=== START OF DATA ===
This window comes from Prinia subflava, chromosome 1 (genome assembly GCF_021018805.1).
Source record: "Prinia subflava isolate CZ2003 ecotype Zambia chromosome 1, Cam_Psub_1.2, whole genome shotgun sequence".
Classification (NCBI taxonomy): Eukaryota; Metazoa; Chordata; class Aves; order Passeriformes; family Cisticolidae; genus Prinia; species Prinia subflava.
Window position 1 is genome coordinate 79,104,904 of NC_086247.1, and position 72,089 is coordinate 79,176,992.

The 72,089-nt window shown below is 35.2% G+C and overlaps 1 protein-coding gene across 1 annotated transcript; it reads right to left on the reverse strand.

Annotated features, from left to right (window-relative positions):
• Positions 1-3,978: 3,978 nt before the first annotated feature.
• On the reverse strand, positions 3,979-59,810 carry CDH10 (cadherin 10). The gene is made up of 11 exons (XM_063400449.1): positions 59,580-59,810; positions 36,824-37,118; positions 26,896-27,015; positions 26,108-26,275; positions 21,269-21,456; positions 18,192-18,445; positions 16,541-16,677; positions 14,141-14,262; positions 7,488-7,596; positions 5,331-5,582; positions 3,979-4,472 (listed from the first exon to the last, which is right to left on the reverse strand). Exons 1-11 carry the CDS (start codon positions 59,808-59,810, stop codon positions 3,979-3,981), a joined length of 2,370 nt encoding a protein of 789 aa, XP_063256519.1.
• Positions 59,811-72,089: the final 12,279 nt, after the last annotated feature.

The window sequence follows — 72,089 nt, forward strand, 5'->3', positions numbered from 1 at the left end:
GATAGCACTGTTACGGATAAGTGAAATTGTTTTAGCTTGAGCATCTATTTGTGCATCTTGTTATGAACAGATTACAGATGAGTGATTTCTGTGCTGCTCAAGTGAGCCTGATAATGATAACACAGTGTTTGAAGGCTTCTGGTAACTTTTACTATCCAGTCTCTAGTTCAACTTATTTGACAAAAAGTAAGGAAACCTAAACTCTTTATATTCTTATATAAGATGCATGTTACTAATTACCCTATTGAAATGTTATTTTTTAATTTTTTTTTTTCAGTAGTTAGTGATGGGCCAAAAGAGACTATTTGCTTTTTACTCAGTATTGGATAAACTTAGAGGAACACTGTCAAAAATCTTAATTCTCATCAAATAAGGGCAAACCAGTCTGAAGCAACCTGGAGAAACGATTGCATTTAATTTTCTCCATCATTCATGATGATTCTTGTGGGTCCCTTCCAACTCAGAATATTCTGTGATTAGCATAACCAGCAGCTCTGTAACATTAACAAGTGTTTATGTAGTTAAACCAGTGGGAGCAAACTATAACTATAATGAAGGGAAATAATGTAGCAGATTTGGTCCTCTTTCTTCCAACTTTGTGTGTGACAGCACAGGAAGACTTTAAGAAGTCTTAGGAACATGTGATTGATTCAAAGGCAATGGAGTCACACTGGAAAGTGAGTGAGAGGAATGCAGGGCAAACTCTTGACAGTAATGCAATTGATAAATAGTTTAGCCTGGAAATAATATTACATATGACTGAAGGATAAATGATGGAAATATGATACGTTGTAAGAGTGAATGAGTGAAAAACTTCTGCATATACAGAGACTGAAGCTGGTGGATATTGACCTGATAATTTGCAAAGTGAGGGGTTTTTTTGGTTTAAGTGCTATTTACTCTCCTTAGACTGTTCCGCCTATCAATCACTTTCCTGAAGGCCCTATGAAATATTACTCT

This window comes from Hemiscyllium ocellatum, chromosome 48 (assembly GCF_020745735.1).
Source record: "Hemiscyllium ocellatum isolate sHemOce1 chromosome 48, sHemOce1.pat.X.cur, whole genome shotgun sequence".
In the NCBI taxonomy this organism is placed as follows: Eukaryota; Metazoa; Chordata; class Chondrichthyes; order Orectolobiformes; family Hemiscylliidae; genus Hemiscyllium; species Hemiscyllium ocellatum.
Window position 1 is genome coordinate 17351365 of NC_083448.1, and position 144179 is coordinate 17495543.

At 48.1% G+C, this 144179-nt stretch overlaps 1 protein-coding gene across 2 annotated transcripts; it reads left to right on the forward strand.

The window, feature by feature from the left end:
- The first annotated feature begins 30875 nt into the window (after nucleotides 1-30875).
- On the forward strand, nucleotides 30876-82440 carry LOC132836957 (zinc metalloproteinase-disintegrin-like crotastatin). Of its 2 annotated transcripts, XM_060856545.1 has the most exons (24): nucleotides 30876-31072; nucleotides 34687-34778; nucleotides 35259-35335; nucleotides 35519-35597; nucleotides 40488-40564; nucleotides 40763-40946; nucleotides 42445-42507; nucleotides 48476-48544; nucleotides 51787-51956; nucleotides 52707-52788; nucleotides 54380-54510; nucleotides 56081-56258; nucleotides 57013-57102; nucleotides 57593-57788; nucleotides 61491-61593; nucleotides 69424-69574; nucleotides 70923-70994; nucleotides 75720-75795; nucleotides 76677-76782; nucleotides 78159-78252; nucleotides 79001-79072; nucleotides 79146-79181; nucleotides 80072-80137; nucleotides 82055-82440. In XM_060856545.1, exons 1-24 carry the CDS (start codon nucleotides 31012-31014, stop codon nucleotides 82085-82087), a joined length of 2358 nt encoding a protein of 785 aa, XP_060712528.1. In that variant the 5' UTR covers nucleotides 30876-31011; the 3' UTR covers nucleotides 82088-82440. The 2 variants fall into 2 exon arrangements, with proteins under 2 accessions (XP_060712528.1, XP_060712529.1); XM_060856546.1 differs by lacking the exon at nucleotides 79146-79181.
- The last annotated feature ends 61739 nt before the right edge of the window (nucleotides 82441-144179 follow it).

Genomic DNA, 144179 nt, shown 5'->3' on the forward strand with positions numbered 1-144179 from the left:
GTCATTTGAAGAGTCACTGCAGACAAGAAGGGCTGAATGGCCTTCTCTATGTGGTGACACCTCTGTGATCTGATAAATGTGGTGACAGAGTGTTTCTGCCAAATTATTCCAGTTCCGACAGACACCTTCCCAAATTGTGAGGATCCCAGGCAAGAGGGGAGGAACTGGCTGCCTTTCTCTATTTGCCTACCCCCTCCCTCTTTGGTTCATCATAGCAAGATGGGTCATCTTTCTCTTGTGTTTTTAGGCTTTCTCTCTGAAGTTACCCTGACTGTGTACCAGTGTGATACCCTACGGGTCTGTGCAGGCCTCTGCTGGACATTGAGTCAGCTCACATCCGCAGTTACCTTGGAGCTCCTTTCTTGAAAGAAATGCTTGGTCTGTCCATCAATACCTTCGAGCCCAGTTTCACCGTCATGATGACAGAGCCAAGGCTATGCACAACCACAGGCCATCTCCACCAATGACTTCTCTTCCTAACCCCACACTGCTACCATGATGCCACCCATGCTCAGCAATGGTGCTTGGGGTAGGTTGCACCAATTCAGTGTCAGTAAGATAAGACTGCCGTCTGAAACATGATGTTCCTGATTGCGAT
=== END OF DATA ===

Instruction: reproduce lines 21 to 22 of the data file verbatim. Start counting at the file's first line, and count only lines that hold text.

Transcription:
Genomic DNA, 144179 nt, shown 5'->3' on the forward strand with positions numbered 1-144179 from the left:
GTCATTTGAAGAGTCACTGCAGACAAGAAGGGCTGAATGGCCTTCTCTATGTGGTGACACCTCTGTGATCTGATAAATGTGGTGACAGAGTGTTTCTGCCAAATTATTCCAGTTCCGACAGACACCTTCCCAAATTGTGAGGATCCCAGGCAAGAGGGGAGGAACTGGCTGCCTTTCTCTATTTGCCTACCCCCTCCCTCTTTGGTTCATCATAGCAAGATGGGTCATCTTTCTCTTGTGTTTTTAGGCTTTCTCTCTGAAGTTACCCTGACTGTGTACCAGTGTGATACCCTACGGGTCTGTGCAGGCCTCTGCTGGACATTGAGTCAGCTCACATCCGCAGTTACCTTGGAGCTCCTTTCTTGAAAGAAATGCTTGGTCTGTCCATCAATACCTTCGAGCCCAGTTTCACCGTCATGATGACAGAGCCAAGGCTATGCACAACCACAGGCCATCTCCACCAATGACTTCTCTTCCTAACCCCACACTGCTACCATGATGCCACCCATGCTCAGCAATGGTGCTTGGGGTAGGTTGCACCAATTCAGTGTCAGTAAGATAAGACTGCCGTCTGAAACATGATGTTCCTGATTGCGAT